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How to speak up and be heard


                It is the dream of every orator to fascinate its public to the point that his/her ideas are being transmitted and understood. But on many occasions, a great message gets lost along the way between the sender and the receiver, while meaningless words are able to fascinate and influence masses.

The truth behind this reality of communication is that we pay attention not only to the content, but also to the manner in which it is presented. We will explore a few techniques/tips on how to speak and be heard.

Keeping the same voice height and avoiding any fluctuations is a mistake you have no excuse for. How do you want someone to notice your key phrase, or conclusion when it is hidden half way through a 20 minutes speech? The same goes for written communication like articles or papers. Your message needs structure and a clear hierarchy that will leave even the most distracted member of your public with at least a vague idea. Empty space in a speech, text or piece of art offers the viewer/public the possibility to break your concept in smaller pieces which are after all easily understood. Raising a bit the voice, or its equivalent, bolded text, or anything providing enough contrast, is a powerful weapon, which needs to be used with moderation.

Content is nothing without a coherent context. You probably won’t want to talk about fashion dressed without any respect to rules of good taste. The public pays equal attention to both the verbal and the non-verbal components, the same way you judge any book by its review written on the cover.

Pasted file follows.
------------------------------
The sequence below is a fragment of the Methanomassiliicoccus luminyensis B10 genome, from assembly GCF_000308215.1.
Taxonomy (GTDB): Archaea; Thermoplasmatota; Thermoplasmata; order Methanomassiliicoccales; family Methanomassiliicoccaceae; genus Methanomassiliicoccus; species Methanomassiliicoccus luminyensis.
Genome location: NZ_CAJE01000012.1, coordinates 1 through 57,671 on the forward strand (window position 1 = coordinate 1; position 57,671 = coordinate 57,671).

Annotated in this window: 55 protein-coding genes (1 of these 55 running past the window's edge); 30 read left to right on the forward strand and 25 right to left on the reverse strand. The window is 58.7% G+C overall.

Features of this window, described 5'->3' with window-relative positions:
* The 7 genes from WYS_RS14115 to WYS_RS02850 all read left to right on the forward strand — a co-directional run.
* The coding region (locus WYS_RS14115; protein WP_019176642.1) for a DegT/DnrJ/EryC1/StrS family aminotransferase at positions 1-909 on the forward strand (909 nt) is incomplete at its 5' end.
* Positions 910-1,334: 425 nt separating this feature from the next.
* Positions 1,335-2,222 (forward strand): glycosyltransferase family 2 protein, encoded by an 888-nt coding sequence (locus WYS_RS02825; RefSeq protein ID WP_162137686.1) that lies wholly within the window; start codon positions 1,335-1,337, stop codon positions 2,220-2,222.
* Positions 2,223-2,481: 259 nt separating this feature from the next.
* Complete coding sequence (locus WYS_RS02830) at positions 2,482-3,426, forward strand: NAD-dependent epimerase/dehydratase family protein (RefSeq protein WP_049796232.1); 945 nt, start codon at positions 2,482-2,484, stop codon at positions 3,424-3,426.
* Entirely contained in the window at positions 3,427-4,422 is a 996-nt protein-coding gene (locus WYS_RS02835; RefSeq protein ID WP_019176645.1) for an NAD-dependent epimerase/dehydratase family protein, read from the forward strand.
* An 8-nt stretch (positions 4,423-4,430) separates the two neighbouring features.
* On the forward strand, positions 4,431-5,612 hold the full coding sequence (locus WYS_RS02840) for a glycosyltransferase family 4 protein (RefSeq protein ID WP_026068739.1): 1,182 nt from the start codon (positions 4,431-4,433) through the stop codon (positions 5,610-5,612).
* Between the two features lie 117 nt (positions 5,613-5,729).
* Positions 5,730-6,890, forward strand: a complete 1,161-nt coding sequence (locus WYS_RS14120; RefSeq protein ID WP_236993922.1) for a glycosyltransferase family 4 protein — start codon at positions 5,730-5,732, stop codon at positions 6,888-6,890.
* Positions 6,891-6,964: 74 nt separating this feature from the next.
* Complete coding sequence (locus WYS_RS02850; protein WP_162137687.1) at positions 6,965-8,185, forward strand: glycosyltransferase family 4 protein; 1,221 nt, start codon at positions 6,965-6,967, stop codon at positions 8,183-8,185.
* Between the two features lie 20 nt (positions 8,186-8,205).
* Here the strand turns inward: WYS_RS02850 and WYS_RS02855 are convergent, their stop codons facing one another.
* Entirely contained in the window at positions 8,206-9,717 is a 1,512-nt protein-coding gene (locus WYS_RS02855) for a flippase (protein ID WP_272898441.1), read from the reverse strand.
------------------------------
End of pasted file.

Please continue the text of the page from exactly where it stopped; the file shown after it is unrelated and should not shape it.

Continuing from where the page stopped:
Gaining the public’s attention is just one part of the struggle as you are now required to maintain it. Engaging the public is the best way to make your relationship more tied and ensure you are on the right track. Added value can come from the public’s input and we certainly live in time when fast communication and consistent feedback are at the order of the day. Challenging the public to address questions might make such an open speech more susceptible to reaching a dead end, but knowing how to navigate information with this drawback can make the whole experience more complete.

Knowing the profile of the public is a crucial step for fine tuning your speech. Different types of listeners require different types of approaches and the ability to “read” the public is a quality acquired after many years of practice. Being heard is usually question of quality and not one of quantity. An educated public will always know to look past your displayed confidence and judge the true essence of what you are trying to say. On the other hand, if you are addressing your message to large, heterogeneous crowds, relying on common denominators like general beliefs, and referencing recent events is the safe way to go. But not many are left with the comfortable possibility of choosing one’s audience. A quality public is usually hard to satisfy, especially if you are trying to sell a non-conventional idea. Doing your homework and trying to come up with all the counterarguments before your live performance is a possibility to avoid the discomfort of finding moment solutions and explanations.

Although disliked by many, politicians are the most prominent public figures you could observe in order to identify the elements that make a speech successful or not. The strategy to make yourself heard in the world of politics is not exactly extracted from the textbook of white hat practices, but who said anything about always playing by the rules. Stepping aside the “correct” has created many successful speeches and has certainly attracted the public.

Last but probably more important than the previous recommendations, you have to believe the message before unleashing it to the world. Even if it’s a lie, convince yourself first that it is a good lie, one that deserves your efforts. The collective entity which is the public will certainly identify your inner struggle and the contradiction between what you are saying and what you believe might become obvious. That is a great way to ruin a speech and reduce the impact on your voice.


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